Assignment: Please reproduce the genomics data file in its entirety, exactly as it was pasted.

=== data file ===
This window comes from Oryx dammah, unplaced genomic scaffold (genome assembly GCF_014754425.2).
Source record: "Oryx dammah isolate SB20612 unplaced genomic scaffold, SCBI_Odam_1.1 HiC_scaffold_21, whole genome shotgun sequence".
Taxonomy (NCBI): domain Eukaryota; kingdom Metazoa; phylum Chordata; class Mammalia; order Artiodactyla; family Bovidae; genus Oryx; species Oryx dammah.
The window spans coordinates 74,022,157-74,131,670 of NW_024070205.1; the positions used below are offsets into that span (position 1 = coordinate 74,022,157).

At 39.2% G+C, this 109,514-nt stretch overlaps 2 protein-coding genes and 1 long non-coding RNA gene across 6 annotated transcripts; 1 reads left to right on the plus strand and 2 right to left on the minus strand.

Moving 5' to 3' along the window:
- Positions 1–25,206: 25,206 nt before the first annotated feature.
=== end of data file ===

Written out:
This window comes from Oryx dammah, unplaced genomic scaffold (genome assembly GCF_014754425.2).
Source record: "Oryx dammah isolate SB20612 unplaced genomic scaffold, SCBI_Odam_1.1 HiC_scaffold_21, whole genome shotgun sequence".
Taxonomy (NCBI): domain Eukaryota; kingdom Metazoa; phylum Chordata; class Mammalia; order Artiodactyla; family Bovidae; genus Oryx; species Oryx dammah.
The window spans coordinates 74,022,157-74,131,670 of NW_024070205.1; the positions used below are offsets into that span (position 1 = coordinate 74,022,157).

At 39.2% G+C, this 109,514-nt stretch overlaps 2 protein-coding genes and 1 long non-coding RNA gene across 6 annotated transcripts; 1 reads left to right on the plus strand and 2 right to left on the minus strand.

Moving 5' to 3' along the window:
- Positions 1–25,206: 25,206 nt before the first annotated feature.